The calls were spearheaded by the Sudanese Professionals Association — an umbrella of trade unions which were instrumental in the 2018-2019 protests against now-ousted president Omar al-Bashir.
The SPA urged protesters to set up barricades from Saturday night and to stage a two-day, peaceful civil disobedience campaign against the military’s October power grab.
“The Sudanese people have rejected the military coup,” the SPA said on Twitter, vowing “no negotiation, no partnership, no legitimacy”.
“We will start by barricading the main streets to prepare for the mass civil disobedience on Sunday and Monday,” it said, urging protesters to avoid confrontation with the security forces.
The calls have been circulated via text messages as internet services have been largely down since October 25, the day of the military coup.
That day, Sudan’s top general Abdel Fattah al-Burhan dissolved the government as well as the ruling joint military-civilian Sovereign Council.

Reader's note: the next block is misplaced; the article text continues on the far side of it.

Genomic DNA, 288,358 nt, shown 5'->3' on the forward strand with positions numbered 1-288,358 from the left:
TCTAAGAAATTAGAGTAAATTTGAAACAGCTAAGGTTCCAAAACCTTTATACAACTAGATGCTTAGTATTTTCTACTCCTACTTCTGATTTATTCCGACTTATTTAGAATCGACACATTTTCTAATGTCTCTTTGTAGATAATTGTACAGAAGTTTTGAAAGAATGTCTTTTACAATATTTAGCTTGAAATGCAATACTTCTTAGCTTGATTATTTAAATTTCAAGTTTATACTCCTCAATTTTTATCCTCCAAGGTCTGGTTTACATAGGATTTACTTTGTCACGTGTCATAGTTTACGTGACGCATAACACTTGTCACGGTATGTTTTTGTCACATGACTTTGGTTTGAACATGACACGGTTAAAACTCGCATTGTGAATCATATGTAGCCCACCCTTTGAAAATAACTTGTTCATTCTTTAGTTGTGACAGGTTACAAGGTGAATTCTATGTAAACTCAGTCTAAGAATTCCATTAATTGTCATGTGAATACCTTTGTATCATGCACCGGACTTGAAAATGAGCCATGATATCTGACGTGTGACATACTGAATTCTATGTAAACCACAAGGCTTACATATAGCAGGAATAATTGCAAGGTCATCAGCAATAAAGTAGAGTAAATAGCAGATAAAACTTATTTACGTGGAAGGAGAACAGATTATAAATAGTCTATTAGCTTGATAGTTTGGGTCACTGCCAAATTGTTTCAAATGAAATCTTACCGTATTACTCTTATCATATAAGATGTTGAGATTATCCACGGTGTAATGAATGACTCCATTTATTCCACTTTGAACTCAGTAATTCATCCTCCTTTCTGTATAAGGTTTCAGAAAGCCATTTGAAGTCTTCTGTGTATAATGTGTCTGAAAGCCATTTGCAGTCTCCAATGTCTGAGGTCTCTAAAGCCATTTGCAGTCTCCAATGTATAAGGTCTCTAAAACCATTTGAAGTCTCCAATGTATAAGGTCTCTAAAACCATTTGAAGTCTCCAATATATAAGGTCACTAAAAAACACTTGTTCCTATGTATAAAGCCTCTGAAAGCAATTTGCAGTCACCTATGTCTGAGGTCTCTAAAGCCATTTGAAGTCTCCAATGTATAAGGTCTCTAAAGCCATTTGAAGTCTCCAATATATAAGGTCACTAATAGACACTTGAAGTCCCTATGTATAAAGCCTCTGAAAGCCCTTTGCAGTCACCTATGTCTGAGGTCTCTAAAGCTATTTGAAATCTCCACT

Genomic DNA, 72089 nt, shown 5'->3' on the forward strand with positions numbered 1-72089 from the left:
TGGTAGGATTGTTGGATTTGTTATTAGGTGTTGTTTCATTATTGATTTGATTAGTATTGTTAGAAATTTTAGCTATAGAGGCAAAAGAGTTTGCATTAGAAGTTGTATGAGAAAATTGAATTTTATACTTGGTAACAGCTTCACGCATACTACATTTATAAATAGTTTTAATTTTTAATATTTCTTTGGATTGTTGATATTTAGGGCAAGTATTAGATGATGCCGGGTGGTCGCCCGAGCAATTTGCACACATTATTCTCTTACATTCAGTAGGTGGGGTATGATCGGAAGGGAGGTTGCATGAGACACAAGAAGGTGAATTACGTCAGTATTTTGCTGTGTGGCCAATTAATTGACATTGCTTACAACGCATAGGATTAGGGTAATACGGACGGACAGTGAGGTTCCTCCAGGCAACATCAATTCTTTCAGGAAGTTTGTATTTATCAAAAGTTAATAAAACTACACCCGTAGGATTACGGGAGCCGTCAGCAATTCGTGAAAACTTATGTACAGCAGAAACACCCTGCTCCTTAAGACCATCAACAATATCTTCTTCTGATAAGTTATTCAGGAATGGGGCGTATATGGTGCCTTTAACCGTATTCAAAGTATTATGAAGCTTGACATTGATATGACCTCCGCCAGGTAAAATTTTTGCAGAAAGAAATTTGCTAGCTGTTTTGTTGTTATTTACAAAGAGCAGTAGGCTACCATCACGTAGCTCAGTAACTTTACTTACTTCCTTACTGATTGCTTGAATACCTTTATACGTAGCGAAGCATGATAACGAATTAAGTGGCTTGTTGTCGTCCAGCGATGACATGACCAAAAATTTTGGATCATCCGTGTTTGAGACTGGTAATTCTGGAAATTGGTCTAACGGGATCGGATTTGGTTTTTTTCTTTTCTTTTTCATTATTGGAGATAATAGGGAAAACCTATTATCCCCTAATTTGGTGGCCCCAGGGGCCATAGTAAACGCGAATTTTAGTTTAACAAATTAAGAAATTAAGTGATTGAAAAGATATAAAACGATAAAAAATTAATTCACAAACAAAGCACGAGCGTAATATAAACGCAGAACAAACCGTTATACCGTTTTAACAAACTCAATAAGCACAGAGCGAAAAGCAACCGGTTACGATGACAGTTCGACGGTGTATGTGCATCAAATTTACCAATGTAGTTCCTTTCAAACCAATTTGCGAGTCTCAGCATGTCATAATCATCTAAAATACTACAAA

Burhan also declared a state of emergency and detained Sudan’s civilian leadership, including prime minister Abdalla Hamdok and members of his government.
Hamdok was later placed under effective house arrest and the military has since Thursday released four civilian members of his government.
Other key figures have however remained in detention.
The military takeover sparked a chorus of international condemnation and punitive aid cuts, with world powers demanding a swift return to civilian rules.
On Friday, the UN Human Rights council joined global condemnation of the coup, with its head Michelle Bachelet describing the situation in Sudan as “deeply disturbing”.
Sudan has since August 2019 been led by a civilian-military ruling council to steer a transition to full civilian rule.
Last month’s coup has triggered nationwide protests which were met by a deadly crackdown that left at least 14 demonstrators killed and some 300 wounded, according to the independent Central Committee of Sudan’s Doctors.
Multiple mediation efforts for a political settlement between Sudan’s military and civilian leaders have since been under way, with no sign of a breakthrough yet.
On Saturday, the Arab League said a high-level from the pan-Arab bloc was due to arrive in another bid.
“The delegation will meet with various Sudanese political leaders… with the aim of supporting efforts to move past the current political crisis,” the organisation said.
Representatives of the Israeli government have also been trying to resolve the crisis, according to Israeli media reports.
Sudan agreed last year to normalise ties with the Jewish state.